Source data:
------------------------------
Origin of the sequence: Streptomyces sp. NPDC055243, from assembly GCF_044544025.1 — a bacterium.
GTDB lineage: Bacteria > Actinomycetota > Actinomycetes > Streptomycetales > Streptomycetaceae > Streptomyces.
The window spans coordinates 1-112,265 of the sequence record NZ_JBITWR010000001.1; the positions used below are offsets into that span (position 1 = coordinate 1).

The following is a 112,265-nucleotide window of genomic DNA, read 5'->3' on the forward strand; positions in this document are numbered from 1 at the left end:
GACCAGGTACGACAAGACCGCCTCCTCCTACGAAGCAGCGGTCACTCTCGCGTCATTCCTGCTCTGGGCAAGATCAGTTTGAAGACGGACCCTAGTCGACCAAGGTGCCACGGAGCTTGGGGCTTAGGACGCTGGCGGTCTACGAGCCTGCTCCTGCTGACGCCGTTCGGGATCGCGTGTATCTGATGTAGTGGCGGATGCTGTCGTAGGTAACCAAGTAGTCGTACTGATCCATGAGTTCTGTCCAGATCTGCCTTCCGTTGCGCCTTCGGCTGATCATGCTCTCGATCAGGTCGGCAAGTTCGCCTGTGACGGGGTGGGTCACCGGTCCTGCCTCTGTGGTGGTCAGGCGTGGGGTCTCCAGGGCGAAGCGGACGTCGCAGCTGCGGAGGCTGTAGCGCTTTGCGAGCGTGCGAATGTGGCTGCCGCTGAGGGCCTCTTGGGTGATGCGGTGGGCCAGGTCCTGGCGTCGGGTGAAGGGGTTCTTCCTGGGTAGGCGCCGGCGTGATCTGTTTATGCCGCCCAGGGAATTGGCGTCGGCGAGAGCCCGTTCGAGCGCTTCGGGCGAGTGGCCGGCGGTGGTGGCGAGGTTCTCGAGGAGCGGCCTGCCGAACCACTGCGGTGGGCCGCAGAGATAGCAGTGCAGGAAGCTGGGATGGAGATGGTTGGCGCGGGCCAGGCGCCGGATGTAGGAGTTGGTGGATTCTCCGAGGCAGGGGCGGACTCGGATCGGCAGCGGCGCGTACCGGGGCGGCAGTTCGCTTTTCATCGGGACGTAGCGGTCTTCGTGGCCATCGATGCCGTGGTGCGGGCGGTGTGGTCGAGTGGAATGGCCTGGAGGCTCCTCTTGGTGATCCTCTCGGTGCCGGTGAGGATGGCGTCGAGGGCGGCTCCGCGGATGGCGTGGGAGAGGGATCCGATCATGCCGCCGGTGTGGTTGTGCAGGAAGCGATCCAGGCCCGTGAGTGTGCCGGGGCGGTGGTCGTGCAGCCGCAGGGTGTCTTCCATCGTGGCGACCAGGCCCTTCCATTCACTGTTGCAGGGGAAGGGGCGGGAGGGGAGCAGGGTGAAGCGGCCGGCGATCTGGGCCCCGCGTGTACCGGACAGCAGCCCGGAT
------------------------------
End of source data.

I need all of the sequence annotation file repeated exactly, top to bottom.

Origin of the sequence: Streptomyces sp. NPDC055243, from assembly GCF_044544025.1 — a bacterium.
GTDB lineage: Bacteria > Actinomycetota > Actinomycetes > Streptomycetales > Streptomycetaceae > Streptomyces.
The window spans coordinates 1-112,265 of the sequence record NZ_JBITWR010000001.1; the positions used below are offsets into that span (position 1 = coordinate 1).

The following is a 112,265-nucleotide window of genomic DNA, read 5'->3' on the forward strand; positions in this document are numbered from 1 at the left end:
GACCAGGTACGACAAGACCGCCTCCTCCTACGAAGCAGCGGTCACTCTCGCGTCATTCCTGCTCTGGGCAAGATCAGTTTGAAGACGGACCCTAGTCGACCAAGGTGCCACGGAGCTTGGGGCTTAGGACGCTGGCGGTCTACGAGCCTGCTCCTGCTGACGCCGTTCGGGATCGCGTGTATCTGATGTAGTGGCGGATGCTGTCGTAGGTAACCAAGTAGTCGTACTGATCCATGAGTTCTGTCCAGATCTGCCTTCCGTTGCGCCTTCGGCTGATCATGCTCTCGATCAGGTCGGCAAGTTCGCCTGTGACGGGGTGGGTCACCGGTCCTGCCTCTGTGGTGGTCAGGCGTGGGGTCTCCAGGGCGAAGCGGACGTCGCAGCTGCGGAGGCTGTAGCGCTTTGCGAGCGTGCGAATGTGGCTGCCGCTGAGGGCCTCTTGGGTGATGCGGTGGGCCAGGTCCTGGCGTCGGGTGAAGGGGTTCTTCCTGGGTAGGCGCCGGCGTGATCTGTTTATGCCGCCCAGGGAATTGGCGTCGGCGAGAGCCCGTTCGAGCGCTTCGGGCGAGTGGCCGGCGGTGGTGGCGAGGTTCTCGAGGAGCGGCCTGCCGAACCACTGCGGTGGGCCGCAGAGATAGCAGTGCAGGAAGCTGGGATGGAGATGGTTGGCGCGGGCCAGGCGCCGGATGTAGGAGTTGGTGGATTCTCCGAGGCAGGGGCGGACTCGGATCGGCAGCGGCGCGTACCGGGGCGGCAGTTCGCTTTTCATCGGGACGTAGCGGTCTTCGTGGCCATCGATGCCGTGGTGCGGGCGGTGTGGTCGAGTGGAATGGCCTGGAGGCTCCTCTTGGTGATCCTCTCGGTGCCGGTGAGGATGGCGTCGAGGGCGGCTCCGCGGATGGCGTGGGAGAGGGATCCGATCATGCCGCCGGTGTGGTTGTGCAGGAAGCGATCCAGGCCCGTGAGTGTGCCGGGGCGGTGGTCGTGCAGCCGCAGGGTGTCTTCCATCGTGGCGACCAGGCCCTTCCATTCACTGTTGCAGGGGAAGGGGCGGGAGGGGAGCAGGGTGAAGCGGCCGGCGATCTGGGCCCCGCGTGTACCGGACAGCAGCCCGGAT